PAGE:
2018-19 Los Angeles Lakers
Projected Record: 48-34 (5th in West)
2016: 35-47 (11th in West)
- LeBron James (Free Agency)
- Rajon Rondo (Free Agency)
- JaVale McGee (Free Agency)
- Michael Beasley (Free Agency)
- Lance Stephenson (Free Agency)
- Joel Berry II (Free Agency)
- Jeffrey Carroll (Free Agency)
- Moritz Wagner (Pick #25)
- Isaac Bonga (Pick #39)
- Sviatoslav Mykhailiuk (Pick #47)
- Brook Lopez
- Julius Randle
- Isaiah Thomas
- Channing Frye
- Luol Deng
- Tyler Ennis
- Thomas Bryant
- LeBron James
- Young upside is significant
- Defense should be solid
- Question marks surround other offseason signings
- No second star at present
- Good enough to compete in the West right now?
They actually did it.
After years upon years of endless speculation and jersey photoshops of varying quality, the Lakers managed to land the superstar they’ve been craving. LeBron James is a Los Angeles Laker and the landscape of the NBA has shifted in a borderline stunning way.
Acquiring LeBron for the long term without surrendering any of their coveted young prospects is nothing short of a coup. The Lakers know they aren’t likely to dethrone the Warriors this season, and they’re not pressing to — they’ve refused to overplay their hand to acquire stars in the last years of their contracts like Kawhi Leonard and Jimmy Butler, opting to wait for next summer’s free agent period to make their play. It’s a bold strategy, and as Paul George showed us when he signed his surprise extension with the Thunder, it could blow up in their faces.
The Lakers are confident they will land somebody next summer, but who that could be is still very much unclear. Kawhi Leonard? He might not want to play second-fiddle to James, and the Raptors have an entire season to sell him on staying in Toronto, just like the Thunder did with George. Jimmy Butler? Playing with James may not appeal to him, either, and we already know where his favorite long-term destinations are. Kevin Durant and Klay Thompson are far from locks to break up the party over in Oakland, and Kyrie Irving certainly isn’t craving a reunion with James, and after that, the pickings suddenly become very slim. It’s admirable that the Lakers don’t want to compromise their affordable depth to bring in a star, but they may come to regret not taking their shot.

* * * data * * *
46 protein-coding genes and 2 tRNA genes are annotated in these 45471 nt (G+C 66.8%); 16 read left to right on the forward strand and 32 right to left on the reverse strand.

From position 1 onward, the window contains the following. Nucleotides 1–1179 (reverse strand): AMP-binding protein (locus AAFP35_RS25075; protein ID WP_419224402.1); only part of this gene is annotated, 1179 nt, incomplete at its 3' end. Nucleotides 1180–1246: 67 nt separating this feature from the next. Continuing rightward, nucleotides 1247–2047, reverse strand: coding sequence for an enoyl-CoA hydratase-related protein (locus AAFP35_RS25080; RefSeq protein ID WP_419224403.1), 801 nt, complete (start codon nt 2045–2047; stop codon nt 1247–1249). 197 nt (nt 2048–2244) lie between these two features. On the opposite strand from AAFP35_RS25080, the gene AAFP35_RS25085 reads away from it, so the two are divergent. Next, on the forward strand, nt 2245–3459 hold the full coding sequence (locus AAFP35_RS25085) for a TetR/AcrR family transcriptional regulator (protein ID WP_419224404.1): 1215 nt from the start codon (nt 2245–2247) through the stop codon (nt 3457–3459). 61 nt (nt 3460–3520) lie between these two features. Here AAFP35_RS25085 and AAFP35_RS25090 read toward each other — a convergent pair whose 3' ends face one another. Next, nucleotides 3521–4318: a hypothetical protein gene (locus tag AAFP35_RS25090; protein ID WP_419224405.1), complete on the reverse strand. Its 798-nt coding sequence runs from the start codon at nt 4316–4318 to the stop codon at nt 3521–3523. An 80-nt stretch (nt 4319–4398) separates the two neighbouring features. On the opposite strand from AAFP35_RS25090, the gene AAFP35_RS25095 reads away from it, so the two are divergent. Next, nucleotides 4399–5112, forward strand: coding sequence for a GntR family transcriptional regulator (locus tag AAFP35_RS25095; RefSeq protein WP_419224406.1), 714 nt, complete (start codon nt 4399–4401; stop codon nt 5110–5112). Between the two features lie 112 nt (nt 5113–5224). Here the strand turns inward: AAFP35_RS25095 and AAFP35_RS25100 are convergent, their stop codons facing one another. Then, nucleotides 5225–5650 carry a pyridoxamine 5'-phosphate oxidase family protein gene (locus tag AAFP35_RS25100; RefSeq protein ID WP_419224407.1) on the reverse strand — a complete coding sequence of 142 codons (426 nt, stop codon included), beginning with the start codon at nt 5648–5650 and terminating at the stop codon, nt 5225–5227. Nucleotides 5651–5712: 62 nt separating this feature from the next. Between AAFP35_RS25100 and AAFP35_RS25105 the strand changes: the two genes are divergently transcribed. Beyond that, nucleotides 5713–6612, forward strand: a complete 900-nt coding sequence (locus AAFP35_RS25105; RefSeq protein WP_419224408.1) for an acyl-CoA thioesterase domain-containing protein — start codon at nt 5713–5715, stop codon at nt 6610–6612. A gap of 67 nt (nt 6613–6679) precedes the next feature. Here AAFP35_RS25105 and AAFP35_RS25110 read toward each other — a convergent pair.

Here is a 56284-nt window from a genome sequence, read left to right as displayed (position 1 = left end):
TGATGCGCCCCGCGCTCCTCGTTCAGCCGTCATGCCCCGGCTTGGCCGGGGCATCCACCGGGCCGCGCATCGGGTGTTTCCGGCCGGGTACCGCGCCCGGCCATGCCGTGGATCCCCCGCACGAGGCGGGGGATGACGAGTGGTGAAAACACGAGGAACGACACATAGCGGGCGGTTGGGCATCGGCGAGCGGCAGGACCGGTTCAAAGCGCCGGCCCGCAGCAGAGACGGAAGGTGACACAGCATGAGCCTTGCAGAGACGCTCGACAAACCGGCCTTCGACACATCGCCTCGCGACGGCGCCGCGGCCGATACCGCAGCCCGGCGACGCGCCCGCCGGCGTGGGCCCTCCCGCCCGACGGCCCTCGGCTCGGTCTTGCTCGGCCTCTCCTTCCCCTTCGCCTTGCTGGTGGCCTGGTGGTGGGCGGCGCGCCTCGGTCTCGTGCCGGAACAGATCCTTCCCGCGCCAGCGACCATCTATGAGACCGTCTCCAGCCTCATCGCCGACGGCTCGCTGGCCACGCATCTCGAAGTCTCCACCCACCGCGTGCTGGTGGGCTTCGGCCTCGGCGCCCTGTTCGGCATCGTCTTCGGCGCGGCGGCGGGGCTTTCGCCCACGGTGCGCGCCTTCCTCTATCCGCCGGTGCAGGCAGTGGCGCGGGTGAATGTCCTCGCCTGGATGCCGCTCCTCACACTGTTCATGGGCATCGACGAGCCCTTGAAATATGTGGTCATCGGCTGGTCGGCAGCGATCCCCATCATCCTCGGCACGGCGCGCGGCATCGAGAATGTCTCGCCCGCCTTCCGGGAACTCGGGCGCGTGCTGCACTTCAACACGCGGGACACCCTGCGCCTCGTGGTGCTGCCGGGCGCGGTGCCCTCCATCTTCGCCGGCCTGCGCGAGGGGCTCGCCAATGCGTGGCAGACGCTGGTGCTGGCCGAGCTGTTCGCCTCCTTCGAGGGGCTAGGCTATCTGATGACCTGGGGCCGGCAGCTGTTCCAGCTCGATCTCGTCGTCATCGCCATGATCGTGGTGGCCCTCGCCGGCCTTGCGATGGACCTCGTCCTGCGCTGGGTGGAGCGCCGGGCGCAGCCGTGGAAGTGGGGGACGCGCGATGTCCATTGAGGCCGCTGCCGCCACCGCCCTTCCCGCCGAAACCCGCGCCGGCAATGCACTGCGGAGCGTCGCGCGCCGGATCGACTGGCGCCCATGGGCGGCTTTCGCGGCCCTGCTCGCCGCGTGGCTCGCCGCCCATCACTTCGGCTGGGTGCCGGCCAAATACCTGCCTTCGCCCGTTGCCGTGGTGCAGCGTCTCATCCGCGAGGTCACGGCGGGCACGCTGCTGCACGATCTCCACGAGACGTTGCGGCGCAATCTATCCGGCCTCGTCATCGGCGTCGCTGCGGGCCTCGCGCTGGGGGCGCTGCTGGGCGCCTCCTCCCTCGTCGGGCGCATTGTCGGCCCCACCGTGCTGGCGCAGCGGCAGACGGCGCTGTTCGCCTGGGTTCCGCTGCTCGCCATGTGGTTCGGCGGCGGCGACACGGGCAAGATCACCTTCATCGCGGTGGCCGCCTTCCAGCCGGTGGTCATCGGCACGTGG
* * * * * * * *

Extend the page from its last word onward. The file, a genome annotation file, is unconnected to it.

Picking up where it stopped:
The equation changes, of course, if they already have that second star on their roster in the form of Lonzo Ball, Brandon Ingram, Kyle Kuzma or Josh Hart. The Lakers have fought tooth-and-nail to hang onto their vaunted young core, and this season, it’s going to be time for the group to show whether they were worth it. Each has significant upside, but are their drawbacks too prominent for them to reach legitimate stardom? The Lakers have to hope not.
Ball is a prodigal passer and a tenacious perimeter defender, but struggles with to score efficiently or operate in the half-court on offense. Ingram has perhaps the highest upside, as potentially a multi-positional two-way wing, but advanced stats haven’t been high on him and he hasn’t shown much ability off the ball (which he will be, often, alongside James). Kuzma was a breakthrough offensive talent as a rookie, but a turnstile defensively and is already 23 years old. Hart has perhaps the best all-around game, but figures to be more of a role player than a breakthrough star. None of these players are sure things, and if they fall more towards the “quality role player” side of the spectrum, the pressure to acquire a star in the offseason will only intensify.
Los Angeles has caught some flack for the way the remainder of the offseason played out after the James signing, but I’m not quite as pessimistic about their other signings than most. Rajon Rondo may be a flawed player, but with the Pelicans last season, he proved he can still move the needle for a playoff team as a floor general and perimeter defender, at least when he’s fully engaged. Kentavious Caldwell-Pope is the kind of effective three-and-D wing you want alongside a player like James, and Michael Beasley has quietly put together a little career resurgence as a steady veteran rotation player over the past two seasons. JaVale McGee is very good at jumping and dunking, and he’s been outrageously efficient doing specifically those things en route to two championships with the Warriors the last two seasons, and Moritz Wagner should be a nice complement to him at center, stretching the floor as yet another weapon for James to find.